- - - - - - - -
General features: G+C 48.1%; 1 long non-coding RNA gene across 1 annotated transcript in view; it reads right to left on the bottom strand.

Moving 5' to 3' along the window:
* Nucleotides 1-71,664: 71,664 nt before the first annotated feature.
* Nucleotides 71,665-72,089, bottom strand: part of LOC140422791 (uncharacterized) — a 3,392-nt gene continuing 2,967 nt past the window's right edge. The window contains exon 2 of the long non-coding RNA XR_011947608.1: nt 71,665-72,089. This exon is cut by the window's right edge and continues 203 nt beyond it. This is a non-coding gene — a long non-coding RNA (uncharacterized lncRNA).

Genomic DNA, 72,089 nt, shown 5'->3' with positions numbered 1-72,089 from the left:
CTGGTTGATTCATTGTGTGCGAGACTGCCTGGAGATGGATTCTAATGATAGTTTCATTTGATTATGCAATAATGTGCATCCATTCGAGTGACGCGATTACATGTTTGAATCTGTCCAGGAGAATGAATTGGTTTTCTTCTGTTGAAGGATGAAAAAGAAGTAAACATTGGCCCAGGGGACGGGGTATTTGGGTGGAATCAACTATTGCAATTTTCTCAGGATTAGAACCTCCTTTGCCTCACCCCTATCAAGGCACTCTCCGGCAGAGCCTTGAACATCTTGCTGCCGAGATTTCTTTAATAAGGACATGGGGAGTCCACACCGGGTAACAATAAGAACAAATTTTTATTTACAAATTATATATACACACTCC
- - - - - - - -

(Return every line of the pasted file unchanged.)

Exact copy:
General features: G+C 48.1%; 1 long non-coding RNA gene across 1 annotated transcript in view; it reads right to left on the bottom strand.

Moving 5' to 3' along the window:
* Nucleotides 1-71,664: 71,664 nt before the first annotated feature.
* Nucleotides 71,665-72,089, bottom strand: part of LOC140422791 (uncharacterized) — a 3,392-nt gene continuing 2,967 nt past the window's right edge. The window contains exon 2 of the long non-coding RNA XR_011947608.1: nt 71,665-72,089. This exon is cut by the window's right edge and continues 203 nt beyond it. This is a non-coding gene — a long non-coding RNA (uncharacterized lncRNA).

Genomic DNA, 72,089 nt, shown 5'->3' with positions numbered 1-72,089 from the left:
CTGGTTGATTCATTGTGTGCGAGACTGCCTGGAGATGGATTCTAATGATAGTTTCATTTGATTATGCAATAATGTGCATCCATTCGAGTGACGCGATTACATGTTTGAATCTGTCCAGGAGAATGAATTGGTTTTCTTCTGTTGAAGGATGAAAAAGAAGTAAACATTGGCCCAGGGGACGGGGTATTTGGGTGGAATCAACTATTGCAATTTTCTCAGGATTAGAACCTCCTTTGCCTCACCCCTATCAAGGCACTCTCCGGCAGAGCCTTGAACATCTTGCTGCCGAGATTTCTTTAATAAGGACATGGGGAGTCCACACCGGGTAACAATAAGAACAAATTTTTATTTACAAATTATATATACACACTCC